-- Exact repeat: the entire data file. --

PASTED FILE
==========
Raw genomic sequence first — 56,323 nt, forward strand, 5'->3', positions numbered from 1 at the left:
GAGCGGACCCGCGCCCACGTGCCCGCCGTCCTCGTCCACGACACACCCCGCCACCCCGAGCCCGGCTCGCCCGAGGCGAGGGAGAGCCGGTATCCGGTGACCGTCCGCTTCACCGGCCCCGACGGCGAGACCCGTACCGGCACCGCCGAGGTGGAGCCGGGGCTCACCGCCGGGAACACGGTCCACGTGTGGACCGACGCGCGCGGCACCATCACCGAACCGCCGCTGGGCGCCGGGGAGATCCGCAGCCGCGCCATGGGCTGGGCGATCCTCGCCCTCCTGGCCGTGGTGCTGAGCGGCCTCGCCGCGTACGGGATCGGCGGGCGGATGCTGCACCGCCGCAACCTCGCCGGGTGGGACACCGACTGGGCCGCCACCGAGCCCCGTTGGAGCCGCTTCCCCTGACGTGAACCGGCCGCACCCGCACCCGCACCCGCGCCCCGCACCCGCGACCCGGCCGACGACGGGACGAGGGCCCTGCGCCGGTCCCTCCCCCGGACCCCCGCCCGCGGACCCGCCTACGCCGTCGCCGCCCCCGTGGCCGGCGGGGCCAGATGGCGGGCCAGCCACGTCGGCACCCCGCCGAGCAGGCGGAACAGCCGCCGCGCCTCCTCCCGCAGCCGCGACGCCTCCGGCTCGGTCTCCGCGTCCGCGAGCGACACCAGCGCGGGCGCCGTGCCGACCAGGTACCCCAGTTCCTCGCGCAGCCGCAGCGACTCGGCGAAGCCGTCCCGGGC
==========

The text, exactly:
Raw genomic sequence first — 56,323 nt, forward strand, 5'->3', positions numbered from 1 at the left:
GAGCGGACCCGCGCCCACGTGCCCGCCGTCCTCGTCCACGACACACCCCGCCACCCCGAGCCCGGCTCGCCCGAGGCGAGGGAGAGCCGGTATCCGGTGACCGTCCGCTTCACCGGCCCCGACGGCGAGACCCGTACCGGCACCGCCGAGGTGGAGCCGGGGCTCACCGCCGGGAACACGGTCCACGTGTGGACCGACGCGCGCGGCACCATCACCGAACCGCCGCTGGGCGCCGGGGAGATCCGCAGCCGCGCCATGGGCTGGGCGATCCTCGCCCTCCTGGCCGTGGTGCTGAGCGGCCTCGCCGCGTACGGGATCGGCGGGCGGATGCTGCACCGCCGCAACCTCGCCGGGTGGGACACCGACTGGGCCGCCACCGAGCCCCGTTGGAGCCGCTTCCCCTGACGTGAACCGGCCGCACCCGCACCCGCACCCGCGCCCCGCACCCGCGACCCGGCCGACGACGGGACGAGGGCCCTGCGCCGGTCCCTCCCCCGGACCCCCGCCCGCGGACCCGCCTACGCCGTCGCCGCCCCCGTGGCCGGCGGGGCCAGATGGCGGGCCAGCCACGTCGGCACCCCGCCGAGCAGGCGGAACAGCCGCCGCGCCTCCTCCCGCAGCCGCGACGCCTCCGGCTCGGTCTCCGCGTCCGCGAGCGACACCAGCGCGGGCGCCGTGCCGACCAGGTACCCCAGTTCCTCGCGCAGCCGCAGCGACTCGGCGAAGCCGTCCCGGGC